# Dumbed Down?

Master 16 will be entering Yr 11 this year.  One of the things he has to get for his Mathematics Methods class is a graphing calculator, ie, one that draws graphs.

Mr Yewnique and I were not impressed with this function.  After all, when we were in school, we had to work out the coordinates for a graph – get this – with our brains!!

The school said that, unfortunately, that’s the way things are going now and the students will need it for classes and in the exam.

Mr Yewnique’s only comment was, ‘That’s just further proof of things being dumbed down.’

When I was in secondary school, we weren’t even allowed to use calculators.  Lest you think I am older than I really am, I want to dispel that misconception.  Yes, calculators had been invented by then.  Mr Yewnique, who is the same age as I am, was allowed to use calculators at his school.  (For the record, I was allowed to use calculators in Pre-University (Gr. 12). )

Remember this?

The log books had all sorts of calculations: square roots, cube roots, sine, cosine, tangent, et cetera. Whenever we wanted to know the value of something, we had to look it up in the log book.  None of this typing into a calculator.

I wonder if the older generation ever thought that things were dumbed down when classrooms started using scientific calculators.

Posted on Tuesday, January 22nd, 2013, in Education and tagged , , , . Bookmark the permalink. 8 Comments.

1. The year I was in Algebra 2, we learned how to use slide rules. When I took Calculus at University we still had to graph our own functions. By the time I graduated Uni, the incoming freshman were using graphing calculators.

I’m going to teach my son how to actually graph functions.

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2. hktelemacher

Don’t discount the fact that kids are learning faster and more than we learned as kids in the same amount of time. My oldest is starting to learn basic algebraic concepts in elementary school, earlier than I did in school. I assume children do learn the fundamentals of graph drawing before turning to graphic calculators, but I don’t have any problem with leveraging technology . . . that is going to be the world they grow into and if they spend all their time on slide rules and manually plotting their graphs that may not be the best thing.

“Dumbing down” I tend to put in the same category as talking about how much better life was way back when, or how kids lack the moral compasses we had as kids, etc. . . . it’s all very nostalgic in an egotistical sort of way, but not tied to reality.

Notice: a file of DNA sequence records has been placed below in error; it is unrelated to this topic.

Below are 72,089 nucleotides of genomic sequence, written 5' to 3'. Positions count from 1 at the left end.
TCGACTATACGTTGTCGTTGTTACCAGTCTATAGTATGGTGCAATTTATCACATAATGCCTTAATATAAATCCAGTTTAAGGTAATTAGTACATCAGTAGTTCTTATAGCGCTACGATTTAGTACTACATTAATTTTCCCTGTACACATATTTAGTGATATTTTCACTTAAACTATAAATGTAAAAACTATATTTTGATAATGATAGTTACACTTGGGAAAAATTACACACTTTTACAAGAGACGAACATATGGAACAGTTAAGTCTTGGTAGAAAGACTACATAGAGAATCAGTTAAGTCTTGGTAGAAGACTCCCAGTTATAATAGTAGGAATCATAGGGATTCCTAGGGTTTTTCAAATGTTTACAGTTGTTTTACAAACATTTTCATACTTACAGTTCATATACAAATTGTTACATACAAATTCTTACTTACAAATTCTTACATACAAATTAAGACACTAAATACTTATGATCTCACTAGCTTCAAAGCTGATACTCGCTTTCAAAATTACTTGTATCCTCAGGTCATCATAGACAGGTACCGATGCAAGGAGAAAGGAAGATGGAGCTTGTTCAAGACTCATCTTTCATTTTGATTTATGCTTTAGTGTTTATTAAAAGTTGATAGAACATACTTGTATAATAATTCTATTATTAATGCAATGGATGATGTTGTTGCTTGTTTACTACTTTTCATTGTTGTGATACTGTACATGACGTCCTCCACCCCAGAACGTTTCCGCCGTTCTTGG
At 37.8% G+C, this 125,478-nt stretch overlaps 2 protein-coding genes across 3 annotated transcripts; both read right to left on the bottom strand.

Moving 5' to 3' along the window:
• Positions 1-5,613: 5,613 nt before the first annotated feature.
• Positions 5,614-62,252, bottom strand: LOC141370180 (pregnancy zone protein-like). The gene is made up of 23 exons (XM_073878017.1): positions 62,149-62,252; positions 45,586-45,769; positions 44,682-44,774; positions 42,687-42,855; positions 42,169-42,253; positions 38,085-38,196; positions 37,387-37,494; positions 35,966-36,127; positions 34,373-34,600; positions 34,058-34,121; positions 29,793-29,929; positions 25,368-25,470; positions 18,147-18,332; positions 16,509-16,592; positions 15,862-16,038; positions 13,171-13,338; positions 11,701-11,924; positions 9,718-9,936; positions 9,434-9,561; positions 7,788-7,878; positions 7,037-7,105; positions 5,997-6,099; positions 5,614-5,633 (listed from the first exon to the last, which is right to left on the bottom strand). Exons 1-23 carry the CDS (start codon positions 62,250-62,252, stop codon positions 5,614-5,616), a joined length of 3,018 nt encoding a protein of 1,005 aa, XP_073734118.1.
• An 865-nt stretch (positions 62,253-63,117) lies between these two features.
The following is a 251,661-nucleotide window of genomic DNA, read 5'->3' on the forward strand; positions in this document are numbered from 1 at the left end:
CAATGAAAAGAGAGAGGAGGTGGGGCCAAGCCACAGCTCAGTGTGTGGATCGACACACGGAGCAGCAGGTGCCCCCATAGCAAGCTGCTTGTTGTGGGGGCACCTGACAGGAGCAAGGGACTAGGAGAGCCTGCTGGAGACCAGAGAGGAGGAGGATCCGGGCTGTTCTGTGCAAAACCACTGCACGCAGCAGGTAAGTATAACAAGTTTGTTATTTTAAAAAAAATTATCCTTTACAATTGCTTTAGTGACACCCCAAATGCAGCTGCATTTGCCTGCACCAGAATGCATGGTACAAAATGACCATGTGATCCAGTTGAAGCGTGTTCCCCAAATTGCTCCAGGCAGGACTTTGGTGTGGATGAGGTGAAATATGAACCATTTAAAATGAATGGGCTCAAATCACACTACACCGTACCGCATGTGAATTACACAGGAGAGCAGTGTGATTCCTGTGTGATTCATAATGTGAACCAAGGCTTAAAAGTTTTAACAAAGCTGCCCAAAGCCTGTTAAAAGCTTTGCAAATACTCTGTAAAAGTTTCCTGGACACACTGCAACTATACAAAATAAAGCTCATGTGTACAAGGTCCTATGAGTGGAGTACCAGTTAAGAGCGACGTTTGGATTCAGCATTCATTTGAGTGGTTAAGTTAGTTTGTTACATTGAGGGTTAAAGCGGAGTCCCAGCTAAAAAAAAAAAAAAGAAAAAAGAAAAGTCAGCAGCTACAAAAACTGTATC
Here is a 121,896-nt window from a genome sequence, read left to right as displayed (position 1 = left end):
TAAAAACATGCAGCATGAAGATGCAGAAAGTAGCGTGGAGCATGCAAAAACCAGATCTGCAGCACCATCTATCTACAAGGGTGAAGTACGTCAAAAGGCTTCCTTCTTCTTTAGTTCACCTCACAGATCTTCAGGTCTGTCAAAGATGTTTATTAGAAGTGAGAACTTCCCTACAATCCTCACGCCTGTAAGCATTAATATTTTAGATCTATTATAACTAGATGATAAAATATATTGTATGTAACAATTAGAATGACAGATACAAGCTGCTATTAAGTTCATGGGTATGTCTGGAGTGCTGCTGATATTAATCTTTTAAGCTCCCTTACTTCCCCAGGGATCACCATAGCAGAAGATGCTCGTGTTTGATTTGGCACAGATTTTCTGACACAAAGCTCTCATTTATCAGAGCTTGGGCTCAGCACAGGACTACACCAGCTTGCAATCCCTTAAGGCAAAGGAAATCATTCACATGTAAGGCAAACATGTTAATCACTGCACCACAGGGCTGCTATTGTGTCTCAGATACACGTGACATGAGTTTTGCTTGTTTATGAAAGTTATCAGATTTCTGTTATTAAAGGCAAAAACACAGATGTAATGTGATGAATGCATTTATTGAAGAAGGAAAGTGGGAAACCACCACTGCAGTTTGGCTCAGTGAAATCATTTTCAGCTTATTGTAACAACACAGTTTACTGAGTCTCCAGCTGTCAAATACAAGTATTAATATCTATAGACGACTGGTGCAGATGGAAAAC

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3. yewnique

Cherilyn, I never used a slide rule. In fact, I don’t think I’ve even seen one before! 😮

My 16yo learned some calculus in Additional Maths last year, and he learned how to find the max and min points of a function. It’ll be interesting for him – and us – to see it done on a calculator.

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4. yewnique

hktelemacher, I get that a lot of the changes we see in education is embracing technology and keeping up with the world around.

I admit to being dumbfounded when I hear of students no longer being required to learn long multiplication/division, or spelling, or grammar.

When I say ‘dumbed down’, I mean that that the powers that be have made it easier for students to get a better grade/mark with less effort. Or, that students can do the work, but they don’t understand the why behind it. (I’m thinking here specifically of mathematics.)

I’m all for scientific calculators, I’d NEVER want to go back to log books or slide rules. I can learn to embrace graphing calculators, too. Heck, I’d better since I just paid \$\$\$ for it! I just hope that the students actually learn what it is they are calculating (what it means) and not rely too heavily on the calculator. The calculator is a TOOL,

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5. hktelemacher

“I admit to being dumbfounded when I hear of students no longer being required to learn long multiplication/division, or spelling, or grammar.”